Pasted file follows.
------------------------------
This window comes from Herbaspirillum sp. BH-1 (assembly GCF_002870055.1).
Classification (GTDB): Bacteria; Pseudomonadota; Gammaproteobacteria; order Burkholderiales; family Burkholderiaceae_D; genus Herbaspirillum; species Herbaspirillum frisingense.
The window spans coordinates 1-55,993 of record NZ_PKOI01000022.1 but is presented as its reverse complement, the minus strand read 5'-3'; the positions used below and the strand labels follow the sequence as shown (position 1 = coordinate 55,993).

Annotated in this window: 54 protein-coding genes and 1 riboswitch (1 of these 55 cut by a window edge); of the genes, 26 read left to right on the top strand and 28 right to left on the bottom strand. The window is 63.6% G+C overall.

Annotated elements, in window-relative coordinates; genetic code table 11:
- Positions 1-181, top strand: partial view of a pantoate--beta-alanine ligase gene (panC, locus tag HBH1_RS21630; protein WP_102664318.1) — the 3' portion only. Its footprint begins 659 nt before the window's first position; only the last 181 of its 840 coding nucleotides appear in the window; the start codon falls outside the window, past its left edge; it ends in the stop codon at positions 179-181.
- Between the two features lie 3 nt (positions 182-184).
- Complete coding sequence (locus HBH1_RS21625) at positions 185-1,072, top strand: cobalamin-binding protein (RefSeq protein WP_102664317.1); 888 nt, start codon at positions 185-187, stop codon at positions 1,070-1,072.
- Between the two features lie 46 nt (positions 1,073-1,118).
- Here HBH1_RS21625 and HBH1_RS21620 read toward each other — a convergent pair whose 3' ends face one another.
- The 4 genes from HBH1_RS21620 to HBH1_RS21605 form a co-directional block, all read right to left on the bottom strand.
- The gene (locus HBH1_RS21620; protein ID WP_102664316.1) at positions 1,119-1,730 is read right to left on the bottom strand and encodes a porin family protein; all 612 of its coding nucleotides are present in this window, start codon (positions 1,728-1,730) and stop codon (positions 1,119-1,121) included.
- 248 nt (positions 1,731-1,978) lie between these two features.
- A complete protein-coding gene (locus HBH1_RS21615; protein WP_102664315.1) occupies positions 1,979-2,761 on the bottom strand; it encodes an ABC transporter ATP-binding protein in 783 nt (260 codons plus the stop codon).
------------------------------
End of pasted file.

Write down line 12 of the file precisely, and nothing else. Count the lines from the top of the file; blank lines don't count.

- The gene (locus HBH1_RS21620; protein ID WP_102664316.1) at positions 1,119-1,730 is read right to left on the bottom strand and encodes a porin family protein; all 612 of its coding nucleotides are present in this window, start codon (positions 1,728-1,730) and stop codon (positions 1,119-1,121) included.